Volatility, or price variability, is identified by rapid fluctuations in both bullish (up) and bearish (down) price action. When developing a futures trading plan, futures traders should account for times of increased volatility.
By understanding how volatility works, you can better prepare yourself for rapid price swings and determine whether opportunities exist within your risk tolerance.
Is Volatility Beneficial for Traders?
Volatility is inherent in speculative markets and typically occurs based on an imbalance in sentiment. That is, when the market is strongly biased in one direction, an increased number of buyers or sellers can create sudden and unexpected price movements.
- On the positive side, volatility indicates an active market and can create trade opportunities. In fact, too low of volatility can create sideways markets which minimize trading prospects. In other words, if there is no volatility, markets do not move enough to trade.
- On the other hand, high volatility is a symptom of an unbalanced market and can cause panic and added risk. Traders should not only know how to identify volatility spikes as they occur, but also take additional precautions during times of elevated volatility.
It is important to distinguish volatility from risk since they are not the same. Like many other aspects of trading, how volatility impacts you will largely depend on your risk tolerance and trading methodology.
Use a Larger Timeframe to Put Things in Perspective
While active day traders might associate increased volatility with risk, longer timeframe traders might brush off intraday volatility as just noise. In the example below, notice how volatility can be assessed differently using different timeframes.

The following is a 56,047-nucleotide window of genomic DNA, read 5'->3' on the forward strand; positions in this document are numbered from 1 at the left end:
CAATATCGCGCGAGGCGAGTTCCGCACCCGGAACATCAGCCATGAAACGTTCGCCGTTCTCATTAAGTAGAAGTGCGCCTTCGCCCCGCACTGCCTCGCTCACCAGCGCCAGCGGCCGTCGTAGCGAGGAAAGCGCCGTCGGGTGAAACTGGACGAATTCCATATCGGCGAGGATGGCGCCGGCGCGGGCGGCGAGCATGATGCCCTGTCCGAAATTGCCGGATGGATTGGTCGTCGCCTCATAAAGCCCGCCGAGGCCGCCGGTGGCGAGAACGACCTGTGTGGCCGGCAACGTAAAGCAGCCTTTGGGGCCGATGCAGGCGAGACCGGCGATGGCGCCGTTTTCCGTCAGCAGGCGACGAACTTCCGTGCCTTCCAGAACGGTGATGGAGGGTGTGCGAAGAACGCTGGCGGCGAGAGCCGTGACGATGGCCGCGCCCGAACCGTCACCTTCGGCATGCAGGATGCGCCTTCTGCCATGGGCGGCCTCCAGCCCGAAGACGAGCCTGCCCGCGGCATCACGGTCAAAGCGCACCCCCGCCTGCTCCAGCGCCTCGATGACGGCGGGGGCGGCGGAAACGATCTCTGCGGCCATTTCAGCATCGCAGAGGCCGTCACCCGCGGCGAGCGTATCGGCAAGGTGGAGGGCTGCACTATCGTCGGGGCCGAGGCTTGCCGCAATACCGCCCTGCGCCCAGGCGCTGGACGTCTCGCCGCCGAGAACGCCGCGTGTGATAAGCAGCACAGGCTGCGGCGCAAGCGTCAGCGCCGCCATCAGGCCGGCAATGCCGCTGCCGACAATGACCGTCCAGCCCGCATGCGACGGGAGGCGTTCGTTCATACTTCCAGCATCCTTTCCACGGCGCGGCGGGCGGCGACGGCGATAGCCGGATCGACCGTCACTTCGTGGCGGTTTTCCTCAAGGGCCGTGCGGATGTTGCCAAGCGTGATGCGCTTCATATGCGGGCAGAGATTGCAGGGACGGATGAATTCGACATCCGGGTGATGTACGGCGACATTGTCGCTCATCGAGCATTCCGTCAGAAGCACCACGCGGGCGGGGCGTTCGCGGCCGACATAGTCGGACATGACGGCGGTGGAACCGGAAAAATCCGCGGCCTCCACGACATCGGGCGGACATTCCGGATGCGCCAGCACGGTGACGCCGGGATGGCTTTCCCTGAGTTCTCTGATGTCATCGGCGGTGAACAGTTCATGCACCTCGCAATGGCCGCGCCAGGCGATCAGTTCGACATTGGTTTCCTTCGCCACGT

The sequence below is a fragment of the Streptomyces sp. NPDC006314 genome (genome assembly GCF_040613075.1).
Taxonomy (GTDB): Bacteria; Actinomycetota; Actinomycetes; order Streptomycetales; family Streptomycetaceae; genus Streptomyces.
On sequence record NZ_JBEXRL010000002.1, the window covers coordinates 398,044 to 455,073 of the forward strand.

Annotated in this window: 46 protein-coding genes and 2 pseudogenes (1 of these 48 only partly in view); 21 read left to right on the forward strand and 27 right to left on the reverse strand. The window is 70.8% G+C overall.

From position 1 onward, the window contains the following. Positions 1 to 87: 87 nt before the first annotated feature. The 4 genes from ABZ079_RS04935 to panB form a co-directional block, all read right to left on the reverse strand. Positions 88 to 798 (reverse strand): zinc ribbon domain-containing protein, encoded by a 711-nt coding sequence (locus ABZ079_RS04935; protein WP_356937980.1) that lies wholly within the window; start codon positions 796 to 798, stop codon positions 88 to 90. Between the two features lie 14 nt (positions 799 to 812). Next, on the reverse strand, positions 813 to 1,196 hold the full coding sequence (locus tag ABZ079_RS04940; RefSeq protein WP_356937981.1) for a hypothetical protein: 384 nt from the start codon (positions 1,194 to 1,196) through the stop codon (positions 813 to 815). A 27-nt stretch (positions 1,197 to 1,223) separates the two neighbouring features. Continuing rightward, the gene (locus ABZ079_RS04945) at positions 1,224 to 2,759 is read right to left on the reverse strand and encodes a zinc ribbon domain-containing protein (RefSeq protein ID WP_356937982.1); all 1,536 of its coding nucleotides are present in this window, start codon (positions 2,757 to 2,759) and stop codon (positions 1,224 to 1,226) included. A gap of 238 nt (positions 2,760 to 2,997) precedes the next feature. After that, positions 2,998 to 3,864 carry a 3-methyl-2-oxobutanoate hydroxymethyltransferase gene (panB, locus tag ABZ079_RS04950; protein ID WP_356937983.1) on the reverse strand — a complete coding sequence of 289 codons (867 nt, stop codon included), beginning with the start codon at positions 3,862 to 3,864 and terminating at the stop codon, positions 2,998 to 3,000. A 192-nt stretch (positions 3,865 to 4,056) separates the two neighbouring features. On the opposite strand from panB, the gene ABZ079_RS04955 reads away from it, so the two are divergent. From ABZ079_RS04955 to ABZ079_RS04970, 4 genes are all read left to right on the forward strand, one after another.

For example, in the hourly Nasdaq futures chart below, a significant amount of price variability can be seen. Shorter timeframe traders might have considered this price action to be volatile and could have been shaken out of positions on both sides of the market due to rapid price swings.
Putting things in perspective, the entire chart above is represented by the yellow rectangle in the daily Nasdaq futures chart below. To traders of larger timeframes, intraday volatility seems less significant and the uptrend remains intact. Therefore, using a larger timeframe can help provide “the bigger picture” of a current trend.
Tips for Trading During High Volatility
Remember that volatility is inevitable in futures markets and it is the very nature of markets to move up and down based on participant speculation.
Ultimately, how you approach volatility will largely depend on your timeframe, market approach and individual methodology. With that in mind, below are some general recommendations for times during increased volatility.
- Know your risk tolerance. Having a realistic risk tolerance is essential to a balanced trading methodology and will help you identify when markets are potentially “too volatile” to trade.
- Use protective stop-loss orders to manage risk. Understanding the different types of stop-loss orders and when to best employ each is critical to trading during increased volatility.
- Understand your futures margin requirements for the contract(s) you trade. This is a critical component of futures trading and position management.
- Generally speaking, new futures traders should consider extremely volatile market conditions to be unfavorable for live trading.
- However, volatile markets can create great opportunities for new traders to practice paper trading to help understand which market conditions produce the most consistent results.
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